Mataka believes it is important to find those communities that may be suffering equally to some of the more historic environmental justice communities. “We have programs for education and outreach to build capacity in these communities to bring them to the level of others that have had resources and attention,” says Mataka.
With funding from OEHHA and the California Air Resources Board, Morello-Frosch and COEH co-investigators Amy Kyle and Michael Jerrett, along with research scientist Jason Su, were the first to publish a tool to summarize racial-ethnic and socioeconomic inequalities in cumulative environmental hazards, which they tested in Los Angeles County, one of the most ethnically diverse and polluted metropolitan areas in the United States.4
They measured poverty and racial-ethnic composition to summarize social inequality at the census tract-level. To show unequal levels of pollution, they used measurements of nitrogen dioxide (NO2), PM2.5, and estimates of cancer risk associated with diesel exhaust from the Environmental Protection Agency’s National-Scale Air Toxics Assessment (NATA) model.
The greatest environmental inequities were seen for diesel particulate matter cancer risk, followed by NO2 then PM2.5. Notably, the study showed that cumulative hazard inequalities were greater than for any single pollutant. The highest levels of cumulative impacts were found in downtown L.A. followed by the Long Beach port area.5
Environmental justice tools sharpen the focus on inequalities across regions. But in the wake of the Northern California Household Exposure Study, Morello-Frosch discovered community members in Richmond wanted to dig much deeper to assess local health and neighborhood issues.
With funding from the Avon Foundation, she worked with a student to help Communities for a Better Environment launch an environmental health survey that fully integrated local residents into the research process. Participants developed and implemented a questionnaire based on community-identified concerns in four neighborhoods likely impacted by mobile and stationary sources of pollution.6 They surveyed a total of 198 people, who provided data on 722 residents including 282 children.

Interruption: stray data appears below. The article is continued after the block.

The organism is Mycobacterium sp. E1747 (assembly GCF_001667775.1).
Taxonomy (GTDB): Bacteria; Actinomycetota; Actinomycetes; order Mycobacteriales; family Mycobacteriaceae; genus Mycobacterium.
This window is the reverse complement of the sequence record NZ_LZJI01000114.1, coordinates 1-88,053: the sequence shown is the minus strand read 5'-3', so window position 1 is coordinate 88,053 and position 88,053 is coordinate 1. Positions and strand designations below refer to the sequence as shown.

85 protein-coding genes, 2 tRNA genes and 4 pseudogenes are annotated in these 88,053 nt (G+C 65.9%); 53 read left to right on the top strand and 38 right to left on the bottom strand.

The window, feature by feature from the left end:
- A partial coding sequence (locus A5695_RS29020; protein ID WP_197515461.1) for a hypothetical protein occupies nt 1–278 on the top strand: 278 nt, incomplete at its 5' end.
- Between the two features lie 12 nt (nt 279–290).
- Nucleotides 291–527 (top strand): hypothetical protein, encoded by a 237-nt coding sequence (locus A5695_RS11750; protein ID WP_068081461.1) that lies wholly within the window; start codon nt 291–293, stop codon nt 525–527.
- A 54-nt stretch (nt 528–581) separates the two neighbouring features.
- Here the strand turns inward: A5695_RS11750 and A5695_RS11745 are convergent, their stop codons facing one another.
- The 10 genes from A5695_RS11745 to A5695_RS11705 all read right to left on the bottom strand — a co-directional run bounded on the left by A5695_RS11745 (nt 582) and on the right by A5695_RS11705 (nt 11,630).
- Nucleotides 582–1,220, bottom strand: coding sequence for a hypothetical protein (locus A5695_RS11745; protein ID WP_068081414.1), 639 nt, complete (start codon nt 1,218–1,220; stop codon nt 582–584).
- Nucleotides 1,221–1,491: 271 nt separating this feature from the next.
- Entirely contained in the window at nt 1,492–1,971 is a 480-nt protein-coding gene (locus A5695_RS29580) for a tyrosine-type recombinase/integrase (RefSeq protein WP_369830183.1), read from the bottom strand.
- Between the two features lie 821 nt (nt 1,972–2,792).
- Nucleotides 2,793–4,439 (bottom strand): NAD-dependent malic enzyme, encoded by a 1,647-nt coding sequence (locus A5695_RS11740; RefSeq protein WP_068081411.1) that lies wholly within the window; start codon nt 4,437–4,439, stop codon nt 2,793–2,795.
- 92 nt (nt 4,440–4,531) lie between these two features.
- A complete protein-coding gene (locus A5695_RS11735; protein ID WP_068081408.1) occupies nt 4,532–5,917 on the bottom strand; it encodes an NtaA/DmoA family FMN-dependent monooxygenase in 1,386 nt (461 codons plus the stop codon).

The Richmond Health Survey, published in the October issue of Health, Education and Behavior, found that although residents thought their neighborhoods were good places to live, they were concerned about local stressors such as the prevalence of asthma among long-time residents and among children, where it is double the national average.7
Since the survey’s release, it has been widely used an outreach and organizational tool. For instance, residents presented their findings to the County’s Hazardous Materials Commission. “I think the timing of the Richmond survey has provided good impetus to fold in questions and concerns that communities identified into the process of updating the General Plan,” says Morello-Frosch.
The key to making these screening tools work from a policy point of view, according to Morello-Frosch, is to develop an approach that is scientifically valid, but also transparent. “Ultimately, if community stakeholders trust the method, you are more likely to have better outcomes in terms of elucidating potential solutions to the concerns of environmental justice communities.”
Rachel Morello-Frosch is co-director of UC Berkeley’s Doctor of Public Health program and a professor jointly appointed in the College of Natural Resources and the School of Public Health.
More information about the draft Cal/EPA tool is available online at http://oehha.ca.gov/ej/cipa073012.html.
Find this article and others online at http://coeh.berkeley.edu/bridges